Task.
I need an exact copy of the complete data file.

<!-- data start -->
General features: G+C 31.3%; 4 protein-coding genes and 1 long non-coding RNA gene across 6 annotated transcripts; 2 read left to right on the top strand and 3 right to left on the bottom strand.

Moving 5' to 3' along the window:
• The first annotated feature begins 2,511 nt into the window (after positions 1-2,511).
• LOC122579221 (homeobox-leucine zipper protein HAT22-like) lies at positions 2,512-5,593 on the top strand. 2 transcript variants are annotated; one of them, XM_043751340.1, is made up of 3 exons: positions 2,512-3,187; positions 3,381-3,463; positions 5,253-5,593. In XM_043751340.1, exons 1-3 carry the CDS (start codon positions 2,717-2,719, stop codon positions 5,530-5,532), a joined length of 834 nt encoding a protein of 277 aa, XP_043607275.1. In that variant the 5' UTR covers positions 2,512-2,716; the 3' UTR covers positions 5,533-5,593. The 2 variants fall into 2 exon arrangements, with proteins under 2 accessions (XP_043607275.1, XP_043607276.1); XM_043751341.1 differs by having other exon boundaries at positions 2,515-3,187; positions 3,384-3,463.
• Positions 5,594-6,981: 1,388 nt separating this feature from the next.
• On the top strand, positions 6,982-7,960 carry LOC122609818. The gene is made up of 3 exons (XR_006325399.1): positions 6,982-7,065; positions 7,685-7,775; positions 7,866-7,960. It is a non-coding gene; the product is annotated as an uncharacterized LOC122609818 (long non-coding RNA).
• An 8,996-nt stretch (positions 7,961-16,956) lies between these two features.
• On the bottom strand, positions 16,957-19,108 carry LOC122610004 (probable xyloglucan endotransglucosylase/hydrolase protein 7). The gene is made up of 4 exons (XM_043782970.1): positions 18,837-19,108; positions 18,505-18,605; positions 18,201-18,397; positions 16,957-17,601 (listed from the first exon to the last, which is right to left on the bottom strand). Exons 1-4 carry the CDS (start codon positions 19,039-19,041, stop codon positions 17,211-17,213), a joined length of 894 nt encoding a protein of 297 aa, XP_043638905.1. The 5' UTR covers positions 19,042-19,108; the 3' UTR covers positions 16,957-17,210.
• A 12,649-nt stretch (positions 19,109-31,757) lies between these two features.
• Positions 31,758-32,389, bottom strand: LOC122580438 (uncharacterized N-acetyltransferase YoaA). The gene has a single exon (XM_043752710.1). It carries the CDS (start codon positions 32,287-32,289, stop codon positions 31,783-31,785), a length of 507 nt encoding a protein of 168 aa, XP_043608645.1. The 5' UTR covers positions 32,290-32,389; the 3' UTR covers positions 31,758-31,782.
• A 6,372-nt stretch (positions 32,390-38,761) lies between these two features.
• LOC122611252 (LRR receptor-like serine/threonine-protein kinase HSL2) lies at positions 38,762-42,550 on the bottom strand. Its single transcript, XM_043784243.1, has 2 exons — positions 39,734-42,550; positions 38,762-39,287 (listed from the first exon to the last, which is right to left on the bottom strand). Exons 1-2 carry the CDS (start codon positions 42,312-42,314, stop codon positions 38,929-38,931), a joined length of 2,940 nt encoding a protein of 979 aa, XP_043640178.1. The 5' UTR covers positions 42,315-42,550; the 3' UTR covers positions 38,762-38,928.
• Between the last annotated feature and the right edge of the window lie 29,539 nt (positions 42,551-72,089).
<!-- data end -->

General features: G+C 31.3%; 4 protein-coding genes and 1 long non-coding RNA gene across 6 annotated transcripts; 2 read left to right on the top strand and 3 right to left on the bottom strand.

Moving 5' to 3' along the window:
• The first annotated feature begins 2,511 nt into the window (after positions 1-2,511).
• LOC122579221 (homeobox-leucine zipper protein HAT22-like) lies at positions 2,512-5,593 on the top strand. 2 transcript variants are annotated; one of them, XM_043751340.1, is made up of 3 exons: positions 2,512-3,187; positions 3,381-3,463; positions 5,253-5,593. In XM_043751340.1, exons 1-3 carry the CDS (start codon positions 2,717-2,719, stop codon positions 5,530-5,532), a joined length of 834 nt encoding a protein of 277 aa, XP_043607275.1. In that variant the 5' UTR covers positions 2,512-2,716; the 3' UTR covers positions 5,533-5,593. The 2 variants fall into 2 exon arrangements, with proteins under 2 accessions (XP_043607275.1, XP_043607276.1); XM_043751341.1 differs by having other exon boundaries at positions 2,515-3,187; positions 3,384-3,463.
• Positions 5,594-6,981: 1,388 nt separating this feature from the next.
• On the top strand, positions 6,982-7,960 carry LOC122609818. The gene is made up of 3 exons (XR_006325399.1): positions 6,982-7,065; positions 7,685-7,775; positions 7,866-7,960. It is a non-coding gene; the product is annotated as an uncharacterized LOC122609818 (long non-coding RNA).
• An 8,996-nt stretch (positions 7,961-16,956) lies between these two features.
• On the bottom strand, positions 16,957-19,108 carry LOC122610004 (probable xyloglucan endotransglucosylase/hydrolase protein 7). The gene is made up of 4 exons (XM_043782970.1): positions 18,837-19,108; positions 18,505-18,605; positions 18,201-18,397; positions 16,957-17,601 (listed from the first exon to the last, which is right to left on the bottom strand). Exons 1-4 carry the CDS (start codon positions 19,039-19,041, stop codon positions 17,211-17,213), a joined length of 894 nt encoding a protein of 297 aa, XP_043638905.1. The 5' UTR covers positions 19,042-19,108; the 3' UTR covers positions 16,957-17,210.
• A 12,649-nt stretch (positions 19,109-31,757) lies between these two features.
• Positions 31,758-32,389, bottom strand: LOC122580438 (uncharacterized N-acetyltransferase YoaA). The gene has a single exon (XM_043752710.1). It carries the CDS (start codon positions 32,287-32,289, stop codon positions 31,783-31,785), a length of 507 nt encoding a protein of 168 aa, XP_043608645.1. The 5' UTR covers positions 32,290-32,389; the 3' UTR covers positions 31,758-31,782.
• A 6,372-nt stretch (positions 32,390-38,761) lies between these two features.
• LOC122611252 (LRR receptor-like serine/threonine-protein kinase HSL2) lies at positions 38,762-42,550 on the bottom strand. Its single transcript, XM_043784243.1, has 2 exons — positions 39,734-42,550; positions 38,762-39,287 (listed from the first exon to the last, which is right to left on the bottom strand). Exons 1-2 carry the CDS (start codon positions 42,312-42,314, stop codon positions 38,929-38,931), a joined length of 2,940 nt encoding a protein of 979 aa, XP_043640178.1. The 5' UTR covers positions 42,315-42,550; the 3' UTR covers positions 38,762-38,928.
• Between the last annotated feature and the right edge of the window lie 29,539 nt (positions 42,551-72,089).